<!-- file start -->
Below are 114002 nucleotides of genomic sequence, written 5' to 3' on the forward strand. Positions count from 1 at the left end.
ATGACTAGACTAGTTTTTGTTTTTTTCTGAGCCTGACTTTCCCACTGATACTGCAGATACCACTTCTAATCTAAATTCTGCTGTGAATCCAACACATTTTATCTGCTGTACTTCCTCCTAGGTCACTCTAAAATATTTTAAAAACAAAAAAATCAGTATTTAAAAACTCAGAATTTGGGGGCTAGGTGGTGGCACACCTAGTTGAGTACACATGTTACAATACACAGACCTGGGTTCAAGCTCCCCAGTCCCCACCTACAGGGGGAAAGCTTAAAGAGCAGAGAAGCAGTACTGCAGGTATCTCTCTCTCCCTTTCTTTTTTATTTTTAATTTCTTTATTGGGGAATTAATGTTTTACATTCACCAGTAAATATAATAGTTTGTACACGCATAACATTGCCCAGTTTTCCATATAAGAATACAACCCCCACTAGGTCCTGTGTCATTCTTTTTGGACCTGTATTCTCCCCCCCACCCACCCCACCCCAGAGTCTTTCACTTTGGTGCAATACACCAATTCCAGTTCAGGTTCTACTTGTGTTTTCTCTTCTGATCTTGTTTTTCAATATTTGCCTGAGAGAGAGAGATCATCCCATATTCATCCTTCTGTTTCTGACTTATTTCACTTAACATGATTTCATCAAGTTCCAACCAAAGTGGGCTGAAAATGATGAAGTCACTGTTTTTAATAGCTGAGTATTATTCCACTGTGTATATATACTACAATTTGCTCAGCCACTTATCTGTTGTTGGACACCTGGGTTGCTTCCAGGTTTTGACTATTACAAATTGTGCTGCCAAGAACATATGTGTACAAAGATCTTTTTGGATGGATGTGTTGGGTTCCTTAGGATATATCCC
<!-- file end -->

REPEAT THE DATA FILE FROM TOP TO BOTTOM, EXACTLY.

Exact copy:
Below are 114002 nucleotides of genomic sequence, written 5' to 3' on the forward strand. Positions count from 1 at the left end.
ATGACTAGACTAGTTTTTGTTTTTTTCTGAGCCTGACTTTCCCACTGATACTGCAGATACCACTTCTAATCTAAATTCTGCTGTGAATCCAACACATTTTATCTGCTGTACTTCCTCCTAGGTCACTCTAAAATATTTTAAAAACAAAAAAATCAGTATTTAAAAACTCAGAATTTGGGGGCTAGGTGGTGGCACACCTAGTTGAGTACACATGTTACAATACACAGACCTGGGTTCAAGCTCCCCAGTCCCCACCTACAGGGGGAAAGCTTAAAGAGCAGAGAAGCAGTACTGCAGGTATCTCTCTCTCCCTTTCTTTTTTATTTTTAATTTCTTTATTGGGGAATTAATGTTTTACATTCACCAGTAAATATAATAGTTTGTACACGCATAACATTGCCCAGTTTTCCATATAAGAATACAACCCCCACTAGGTCCTGTGTCATTCTTTTTGGACCTGTATTCTCCCCCCCACCCACCCCACCCCAGAGTCTTTCACTTTGGTGCAATACACCAATTCCAGTTCAGGTTCTACTTGTGTTTTCTCTTCTGATCTTGTTTTTCAATATTTGCCTGAGAGAGAGAGATCATCCCATATTCATCCTTCTGTTTCTGACTTATTTCACTTAACATGATTTCATCAAGTTCCAACCAAAGTGGGCTGAAAATGATGAAGTCACTGTTTTTAATAGCTGAGTATTATTCCACTGTGTATATATACTACAATTTGCTCAGCCACTTATCTGTTGTTGGACACCTGGGTTGCTTCCAGGTTTTGACTATTACAAATTGTGCTGCCAAGAACATATGTGTACAAAGATCTTTTTGGATGGATGTGTTGGGTTCCTTAGGATATATCCC